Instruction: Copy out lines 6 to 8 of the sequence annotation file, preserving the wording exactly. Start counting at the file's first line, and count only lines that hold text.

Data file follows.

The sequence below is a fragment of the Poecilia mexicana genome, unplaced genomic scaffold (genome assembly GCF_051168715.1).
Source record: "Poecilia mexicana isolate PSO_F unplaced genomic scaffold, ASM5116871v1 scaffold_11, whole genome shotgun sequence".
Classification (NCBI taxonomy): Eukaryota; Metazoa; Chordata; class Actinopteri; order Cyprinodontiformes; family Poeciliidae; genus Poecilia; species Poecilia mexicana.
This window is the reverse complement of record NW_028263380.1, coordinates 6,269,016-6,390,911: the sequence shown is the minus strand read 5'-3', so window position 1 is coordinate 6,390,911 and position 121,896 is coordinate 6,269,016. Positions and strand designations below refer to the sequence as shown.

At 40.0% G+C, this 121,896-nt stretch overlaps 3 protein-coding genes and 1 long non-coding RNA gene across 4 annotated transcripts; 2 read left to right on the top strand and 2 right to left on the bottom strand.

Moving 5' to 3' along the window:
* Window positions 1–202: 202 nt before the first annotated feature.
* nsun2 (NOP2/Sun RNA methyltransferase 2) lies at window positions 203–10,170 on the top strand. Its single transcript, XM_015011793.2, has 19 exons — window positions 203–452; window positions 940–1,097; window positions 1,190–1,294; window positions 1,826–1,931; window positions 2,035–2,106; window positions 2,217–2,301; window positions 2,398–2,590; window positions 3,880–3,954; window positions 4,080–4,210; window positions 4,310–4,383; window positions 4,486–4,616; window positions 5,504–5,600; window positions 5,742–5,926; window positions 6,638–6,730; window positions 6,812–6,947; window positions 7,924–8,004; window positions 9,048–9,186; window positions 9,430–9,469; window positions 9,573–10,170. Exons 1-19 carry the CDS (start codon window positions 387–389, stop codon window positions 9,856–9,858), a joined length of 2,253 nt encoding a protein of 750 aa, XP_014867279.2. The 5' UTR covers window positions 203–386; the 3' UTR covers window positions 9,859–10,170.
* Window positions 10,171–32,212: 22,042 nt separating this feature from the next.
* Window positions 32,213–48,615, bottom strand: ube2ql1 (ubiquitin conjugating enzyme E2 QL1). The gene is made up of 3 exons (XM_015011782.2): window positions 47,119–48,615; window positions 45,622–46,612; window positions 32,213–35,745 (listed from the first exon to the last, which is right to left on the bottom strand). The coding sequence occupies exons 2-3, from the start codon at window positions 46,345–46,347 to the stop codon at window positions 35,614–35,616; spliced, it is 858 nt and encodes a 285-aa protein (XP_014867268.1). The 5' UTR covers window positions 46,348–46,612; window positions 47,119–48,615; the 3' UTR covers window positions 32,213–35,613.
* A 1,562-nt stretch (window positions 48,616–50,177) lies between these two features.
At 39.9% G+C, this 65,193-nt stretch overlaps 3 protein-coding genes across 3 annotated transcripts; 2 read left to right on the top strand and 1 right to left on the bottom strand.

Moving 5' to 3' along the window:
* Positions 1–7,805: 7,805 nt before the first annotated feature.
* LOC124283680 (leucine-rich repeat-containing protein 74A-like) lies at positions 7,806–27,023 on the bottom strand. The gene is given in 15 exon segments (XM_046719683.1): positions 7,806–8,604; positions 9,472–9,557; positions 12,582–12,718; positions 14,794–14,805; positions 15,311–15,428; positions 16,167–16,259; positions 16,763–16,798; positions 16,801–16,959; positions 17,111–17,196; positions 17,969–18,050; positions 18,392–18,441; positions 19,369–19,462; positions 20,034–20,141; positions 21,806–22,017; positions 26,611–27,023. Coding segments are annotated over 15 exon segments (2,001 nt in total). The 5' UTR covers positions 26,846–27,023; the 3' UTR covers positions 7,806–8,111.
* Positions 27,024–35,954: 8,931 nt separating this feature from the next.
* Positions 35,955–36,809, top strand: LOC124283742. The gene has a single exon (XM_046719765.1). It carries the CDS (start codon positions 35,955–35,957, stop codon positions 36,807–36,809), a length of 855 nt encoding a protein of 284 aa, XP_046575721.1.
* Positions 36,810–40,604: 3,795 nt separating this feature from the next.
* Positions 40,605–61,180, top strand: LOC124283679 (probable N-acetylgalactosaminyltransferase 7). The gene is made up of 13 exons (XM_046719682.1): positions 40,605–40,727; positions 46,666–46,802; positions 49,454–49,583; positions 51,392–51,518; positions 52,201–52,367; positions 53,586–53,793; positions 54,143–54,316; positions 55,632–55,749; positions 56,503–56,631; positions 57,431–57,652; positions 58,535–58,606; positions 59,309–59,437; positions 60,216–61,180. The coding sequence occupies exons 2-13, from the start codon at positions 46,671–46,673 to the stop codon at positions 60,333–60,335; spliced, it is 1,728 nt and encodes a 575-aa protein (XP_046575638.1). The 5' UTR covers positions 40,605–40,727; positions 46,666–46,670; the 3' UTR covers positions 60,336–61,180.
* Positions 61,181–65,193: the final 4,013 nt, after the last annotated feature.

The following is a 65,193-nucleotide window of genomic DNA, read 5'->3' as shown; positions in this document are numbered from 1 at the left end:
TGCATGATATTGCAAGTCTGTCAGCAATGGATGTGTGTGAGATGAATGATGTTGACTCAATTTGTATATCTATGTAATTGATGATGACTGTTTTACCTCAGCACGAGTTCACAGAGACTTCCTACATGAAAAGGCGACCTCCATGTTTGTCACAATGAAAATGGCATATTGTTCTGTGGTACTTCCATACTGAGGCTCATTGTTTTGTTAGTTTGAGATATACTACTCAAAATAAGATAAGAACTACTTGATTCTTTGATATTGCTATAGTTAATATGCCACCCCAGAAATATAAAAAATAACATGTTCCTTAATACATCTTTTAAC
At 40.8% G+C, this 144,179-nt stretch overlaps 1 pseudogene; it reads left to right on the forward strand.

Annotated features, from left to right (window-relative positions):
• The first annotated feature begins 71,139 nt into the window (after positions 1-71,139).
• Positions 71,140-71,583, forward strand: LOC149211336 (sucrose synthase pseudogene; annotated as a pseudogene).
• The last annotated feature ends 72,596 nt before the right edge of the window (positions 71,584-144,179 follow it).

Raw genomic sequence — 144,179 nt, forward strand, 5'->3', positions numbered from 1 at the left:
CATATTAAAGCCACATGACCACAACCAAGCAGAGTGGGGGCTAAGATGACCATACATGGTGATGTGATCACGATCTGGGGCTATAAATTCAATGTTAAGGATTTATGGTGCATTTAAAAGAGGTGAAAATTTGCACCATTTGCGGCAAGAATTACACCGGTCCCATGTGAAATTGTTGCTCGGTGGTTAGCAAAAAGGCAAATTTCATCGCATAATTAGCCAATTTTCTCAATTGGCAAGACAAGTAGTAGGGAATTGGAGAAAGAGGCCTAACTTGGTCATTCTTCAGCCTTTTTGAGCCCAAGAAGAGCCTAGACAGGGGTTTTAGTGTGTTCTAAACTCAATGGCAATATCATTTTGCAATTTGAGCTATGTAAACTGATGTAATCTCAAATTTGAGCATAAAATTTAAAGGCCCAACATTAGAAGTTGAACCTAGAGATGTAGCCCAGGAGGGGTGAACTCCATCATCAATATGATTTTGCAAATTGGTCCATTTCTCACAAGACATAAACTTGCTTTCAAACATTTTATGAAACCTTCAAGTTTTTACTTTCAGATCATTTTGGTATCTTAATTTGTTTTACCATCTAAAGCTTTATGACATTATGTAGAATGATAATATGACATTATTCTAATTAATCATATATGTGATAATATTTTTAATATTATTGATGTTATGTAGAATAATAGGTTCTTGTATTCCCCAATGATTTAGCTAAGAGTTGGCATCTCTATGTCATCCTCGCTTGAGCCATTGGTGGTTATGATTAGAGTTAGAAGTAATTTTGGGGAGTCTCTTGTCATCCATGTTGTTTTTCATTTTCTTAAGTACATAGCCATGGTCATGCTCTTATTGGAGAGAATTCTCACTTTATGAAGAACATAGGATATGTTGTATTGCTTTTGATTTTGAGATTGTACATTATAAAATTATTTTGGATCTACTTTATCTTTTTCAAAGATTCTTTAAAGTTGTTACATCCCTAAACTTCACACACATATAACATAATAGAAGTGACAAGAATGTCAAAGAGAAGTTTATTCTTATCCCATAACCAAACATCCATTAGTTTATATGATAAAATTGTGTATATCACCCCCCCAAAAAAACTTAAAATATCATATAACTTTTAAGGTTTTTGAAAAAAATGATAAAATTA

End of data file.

Moving 5' to 3' along the window:
* Window positions 1–202: 202 nt before the first annotated feature.
* nsun2 (NOP2/Sun RNA methyltransferase 2) lies at window positions 203–10,170 on the top strand. Its single transcript, XM_015011793.2, has 19 exons — window positions 203–452; window positions 940–1,097; window positions 1,190–1,294; window positions 1,826–1,931; window positions 2,035–2,106; window positions 2,217–2,301; window positions 2,398–2,590; window positions 3,880–3,954; window positions 4,080–4,210; window positions 4,310–4,383; window positions 4,486–4,616; window positions 5,504–5,600; window positions 5,742–5,926; window positions 6,638–6,730; window positions 6,812–6,947; window positions 7,924–8,004; window positions 9,048–9,186; window positions 9,430–9,469; window positions 9,573–10,170. Exons 1-19 carry the CDS (start codon window positions 387–389, stop codon window positions 9,856–9,858), a joined length of 2,253 nt encoding a protein of 750 aa, XP_014867279.2. The 5' UTR covers window positions 203–386; the 3' UTR covers window positions 9,859–10,170.